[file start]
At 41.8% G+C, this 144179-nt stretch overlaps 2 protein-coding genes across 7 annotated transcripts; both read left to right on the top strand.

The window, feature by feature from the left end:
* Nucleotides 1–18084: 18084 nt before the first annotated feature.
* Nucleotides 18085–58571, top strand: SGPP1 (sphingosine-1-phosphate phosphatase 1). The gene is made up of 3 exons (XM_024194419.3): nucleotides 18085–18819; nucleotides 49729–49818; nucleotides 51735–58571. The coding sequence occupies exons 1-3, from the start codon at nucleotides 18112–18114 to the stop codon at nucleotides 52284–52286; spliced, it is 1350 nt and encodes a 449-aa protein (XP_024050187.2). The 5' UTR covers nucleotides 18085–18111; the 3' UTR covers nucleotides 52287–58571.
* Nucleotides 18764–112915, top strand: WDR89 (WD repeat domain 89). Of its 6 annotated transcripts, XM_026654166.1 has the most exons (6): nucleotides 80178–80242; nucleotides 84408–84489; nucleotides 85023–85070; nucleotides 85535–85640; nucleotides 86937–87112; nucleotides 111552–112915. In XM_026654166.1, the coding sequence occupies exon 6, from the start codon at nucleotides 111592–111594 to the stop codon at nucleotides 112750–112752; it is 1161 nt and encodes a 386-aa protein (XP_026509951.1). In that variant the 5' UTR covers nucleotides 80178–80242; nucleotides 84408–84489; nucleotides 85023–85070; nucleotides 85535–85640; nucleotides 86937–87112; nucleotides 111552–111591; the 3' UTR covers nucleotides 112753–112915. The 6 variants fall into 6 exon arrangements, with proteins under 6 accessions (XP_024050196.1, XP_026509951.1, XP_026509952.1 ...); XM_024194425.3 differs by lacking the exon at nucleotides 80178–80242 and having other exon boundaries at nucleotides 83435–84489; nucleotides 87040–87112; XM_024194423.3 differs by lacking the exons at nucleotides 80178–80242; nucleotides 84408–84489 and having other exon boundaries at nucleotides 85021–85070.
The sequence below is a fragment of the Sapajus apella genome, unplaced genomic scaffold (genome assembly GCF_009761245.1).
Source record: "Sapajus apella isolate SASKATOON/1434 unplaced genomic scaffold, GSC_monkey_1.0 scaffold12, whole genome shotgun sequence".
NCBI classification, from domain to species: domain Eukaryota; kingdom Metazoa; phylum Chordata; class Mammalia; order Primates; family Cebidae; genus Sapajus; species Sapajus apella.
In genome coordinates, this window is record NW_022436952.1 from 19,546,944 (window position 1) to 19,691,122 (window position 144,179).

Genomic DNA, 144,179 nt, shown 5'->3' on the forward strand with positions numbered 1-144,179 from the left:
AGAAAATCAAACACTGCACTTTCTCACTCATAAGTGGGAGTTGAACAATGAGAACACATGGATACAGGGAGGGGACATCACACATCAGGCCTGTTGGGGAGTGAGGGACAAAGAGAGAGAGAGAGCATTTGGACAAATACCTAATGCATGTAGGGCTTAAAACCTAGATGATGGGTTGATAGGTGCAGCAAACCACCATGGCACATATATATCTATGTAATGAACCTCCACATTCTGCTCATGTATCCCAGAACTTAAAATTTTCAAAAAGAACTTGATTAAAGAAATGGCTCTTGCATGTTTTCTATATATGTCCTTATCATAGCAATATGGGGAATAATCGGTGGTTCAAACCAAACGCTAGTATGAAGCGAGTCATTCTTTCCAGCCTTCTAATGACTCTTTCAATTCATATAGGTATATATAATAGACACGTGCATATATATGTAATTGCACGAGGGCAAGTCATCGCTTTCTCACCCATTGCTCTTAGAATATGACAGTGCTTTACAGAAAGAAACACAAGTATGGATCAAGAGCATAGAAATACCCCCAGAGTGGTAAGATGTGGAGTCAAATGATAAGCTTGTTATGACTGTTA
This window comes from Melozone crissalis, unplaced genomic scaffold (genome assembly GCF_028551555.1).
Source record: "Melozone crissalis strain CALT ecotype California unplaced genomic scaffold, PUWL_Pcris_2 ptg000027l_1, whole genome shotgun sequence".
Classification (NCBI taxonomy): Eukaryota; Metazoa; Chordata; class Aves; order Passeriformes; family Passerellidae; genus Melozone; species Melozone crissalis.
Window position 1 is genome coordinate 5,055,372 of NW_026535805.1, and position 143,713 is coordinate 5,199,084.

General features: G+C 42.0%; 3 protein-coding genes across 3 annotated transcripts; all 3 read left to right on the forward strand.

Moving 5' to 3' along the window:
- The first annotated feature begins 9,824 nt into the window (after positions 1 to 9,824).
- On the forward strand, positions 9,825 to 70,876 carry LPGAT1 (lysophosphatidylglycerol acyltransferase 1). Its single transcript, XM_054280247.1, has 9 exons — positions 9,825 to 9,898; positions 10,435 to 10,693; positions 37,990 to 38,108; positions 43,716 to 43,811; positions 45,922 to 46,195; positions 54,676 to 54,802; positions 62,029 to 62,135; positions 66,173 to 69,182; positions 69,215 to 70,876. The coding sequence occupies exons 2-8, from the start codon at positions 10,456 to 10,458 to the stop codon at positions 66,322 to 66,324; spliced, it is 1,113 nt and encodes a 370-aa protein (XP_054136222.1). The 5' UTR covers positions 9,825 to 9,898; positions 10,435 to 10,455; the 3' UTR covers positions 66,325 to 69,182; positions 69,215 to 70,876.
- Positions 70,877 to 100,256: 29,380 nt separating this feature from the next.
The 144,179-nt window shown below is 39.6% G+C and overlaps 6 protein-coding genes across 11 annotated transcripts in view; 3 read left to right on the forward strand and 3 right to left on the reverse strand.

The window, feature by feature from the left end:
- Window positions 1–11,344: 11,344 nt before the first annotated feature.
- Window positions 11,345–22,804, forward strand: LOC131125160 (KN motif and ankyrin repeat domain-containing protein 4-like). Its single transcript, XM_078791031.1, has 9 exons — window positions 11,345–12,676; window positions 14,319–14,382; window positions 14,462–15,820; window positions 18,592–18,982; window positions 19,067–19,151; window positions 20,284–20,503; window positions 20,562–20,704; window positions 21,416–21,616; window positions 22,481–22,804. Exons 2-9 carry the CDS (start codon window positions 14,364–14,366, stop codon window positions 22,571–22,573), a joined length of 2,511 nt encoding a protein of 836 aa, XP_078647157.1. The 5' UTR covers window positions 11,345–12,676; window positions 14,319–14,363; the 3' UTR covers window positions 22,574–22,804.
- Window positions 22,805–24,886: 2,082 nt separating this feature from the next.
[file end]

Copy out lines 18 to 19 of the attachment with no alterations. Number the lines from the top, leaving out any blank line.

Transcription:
- The first annotated feature begins 9,824 nt into the window (after positions 1 to 9,824).
- On the forward strand, positions 9,825 to 70,876 carry LPGAT1 (lysophosphatidylglycerol acyltransferase 1). Its single transcript, XM_054280247.1, has 9 exons — positions 9,825 to 9,898; positions 10,435 to 10,693; positions 37,990 to 38,108; positions 43,716 to 43,811; positions 45,922 to 46,195; positions 54,676 to 54,802; positions 62,029 to 62,135; positions 66,173 to 69,182; positions 69,215 to 70,876. The coding sequence occupies exons 2-8, from the start codon at positions 10,456 to 10,458 to the stop codon at positions 66,322 to 66,324; spliced, it is 1,113 nt and encodes a 370-aa protein (XP_054136222.1). The 5' UTR covers positions 9,825 to 9,898; positions 10,435 to 10,455; the 3' UTR covers positions 66,325 to 69,182; positions 69,215 to 70,876.